Staple Foods in Greek Culture

Updated April 17, 2017

Greek cuisine is distinguished by its use of fresh herbs, olives and olive oil, goat cheese and yoghurt, and a extensive variety of seafood. Other staples of Greek cuisine include lamb, eggplant, pine nuts, honey, tomatoes, and filo dough. Greek cuisine reflects a number of interesting influences--it contains Levantine, Turkish, Italian and Balkan flavours, which indicate its long history. In fact, the first cookbook was written by the ancient Greek chef Archestratos in 330 B.C.

Olives and Olive Oil

Olives and olive oil have been central to Greek cuisine for 4,000 years. Olives are seen as a symbol of love and peace in Greek culture, specifically in the Orthodox religion. Olive oil is used to cook everything from appetizers to desserts. Indeed, olive oil is so important to Greek cuisine that Greeks eat more olive oil per capita than any other nation in the world. Greeks also consume large amounts of olives, including them in nearly every meal. Olives may be eaten alone as an appetizer or they may be included as a garnish in salads, stews, entrées and even breads.


Breads are a staple of Greek cuisine and are eaten with all meals. There are many varieties of bread, some of them pertaining to specific holidays and celebrations. Breads are often served with a dip such as balsamic vinegar and olive oil, tsatsiki (cucumber-yoghurt dip), taramosalata (fish roe salad), or melitzanosalata (eggplant salad). Popular Greek breads include pita, tsoureki, kalouria and paximadi.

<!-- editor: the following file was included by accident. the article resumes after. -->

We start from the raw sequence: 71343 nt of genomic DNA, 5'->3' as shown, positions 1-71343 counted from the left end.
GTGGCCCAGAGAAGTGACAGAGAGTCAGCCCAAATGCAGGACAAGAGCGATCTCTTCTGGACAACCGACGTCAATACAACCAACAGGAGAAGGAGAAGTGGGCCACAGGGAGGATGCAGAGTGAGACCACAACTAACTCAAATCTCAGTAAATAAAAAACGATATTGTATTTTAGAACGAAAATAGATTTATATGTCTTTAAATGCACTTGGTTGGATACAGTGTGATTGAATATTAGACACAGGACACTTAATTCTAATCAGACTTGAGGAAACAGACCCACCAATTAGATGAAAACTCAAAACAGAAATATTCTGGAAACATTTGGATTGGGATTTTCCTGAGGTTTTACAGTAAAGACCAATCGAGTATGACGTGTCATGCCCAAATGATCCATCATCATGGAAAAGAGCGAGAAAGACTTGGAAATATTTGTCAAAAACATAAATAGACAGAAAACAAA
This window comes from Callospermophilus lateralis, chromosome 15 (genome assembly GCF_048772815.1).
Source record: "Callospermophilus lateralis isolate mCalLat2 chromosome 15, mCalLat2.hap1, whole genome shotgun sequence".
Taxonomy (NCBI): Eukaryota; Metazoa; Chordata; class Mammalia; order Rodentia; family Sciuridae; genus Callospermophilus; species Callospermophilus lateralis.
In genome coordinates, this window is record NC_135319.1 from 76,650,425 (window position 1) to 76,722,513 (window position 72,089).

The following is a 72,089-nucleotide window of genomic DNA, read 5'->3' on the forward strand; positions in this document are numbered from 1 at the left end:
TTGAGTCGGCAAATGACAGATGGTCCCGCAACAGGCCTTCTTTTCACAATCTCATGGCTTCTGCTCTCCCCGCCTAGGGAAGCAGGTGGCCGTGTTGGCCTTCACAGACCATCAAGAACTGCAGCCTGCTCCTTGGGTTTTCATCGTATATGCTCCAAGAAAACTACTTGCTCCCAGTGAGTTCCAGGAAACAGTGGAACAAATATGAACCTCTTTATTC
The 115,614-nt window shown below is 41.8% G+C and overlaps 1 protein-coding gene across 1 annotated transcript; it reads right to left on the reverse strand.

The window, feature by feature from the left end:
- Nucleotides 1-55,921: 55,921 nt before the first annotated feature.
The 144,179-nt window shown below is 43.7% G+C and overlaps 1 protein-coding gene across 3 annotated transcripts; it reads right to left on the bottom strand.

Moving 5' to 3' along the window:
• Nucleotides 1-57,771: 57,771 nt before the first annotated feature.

Goat Cheese & Yogurt

Greeks don't generally drink milk, but they do make a number of cheeses from goat's milk. They also make yoghurt from goat's milk, which is used to flavour many dishes. Standard cheeses include feta, kasseri, mizzithra and kefalotiri. Feta is widely used, appearing in sandwiches, salads, dips and savoury pastries like spanakopita.


Lamb and seafood are the most common proteins used in Greek cuisine. Many Greeks live in coastal areas and so have access to the Mediterranean's plentiful seafood. Cod, eels, octopus, red mullet, shrimps, and squids are frequently consumed, as are other fish and shellfish. Lamb is the most popular meat and is usually served grilled, roasted or stewed.

Herbs and Spices

Herbs and spices are key to Greek cuisine. Even the ancient Greeks had access to a huge variety of fresh and dried spices, which is revealed by the huge diversity of seasonings present in traditional Greek cooking. Seasonings and other common ingredients include lemons, garlic, oregano, parsley, onions, mint, dill, capers, sesame seeds, orange flower water, cinnamon, retsina, mastic, fennel, nutmeg, cloves, thyme and basil.

Fruits and Vegetables

The Greek climate is mild, so many fruits and vegetables flourish there. Greeks eat tomatoes, spinach, zucchini, eggplants, carrots, potatoes, beets, fava beans, chickpeas and many other vegetables, starches and legumes. Favourite fruits include figs, melons, apples, grapes, strawberries, cherries, apricots, plums and peaches.


Water, wine and coffee are common Greek beverages. Additionally, traditional drinks such as ouzo (a liquorice-flavoured liqueur) and retsina (a resin-flavoured wine) are favoured.

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About the Author

Emily Maggrett has been writing for more than eight years. Her fiction has appeared in "Jeopardy" and "Rivet" and her journalism has appeared in "The Cascadia Weekly" and "The Western Front." Maggrett holds a Bachelor of Arts in English literature from Western Washington University.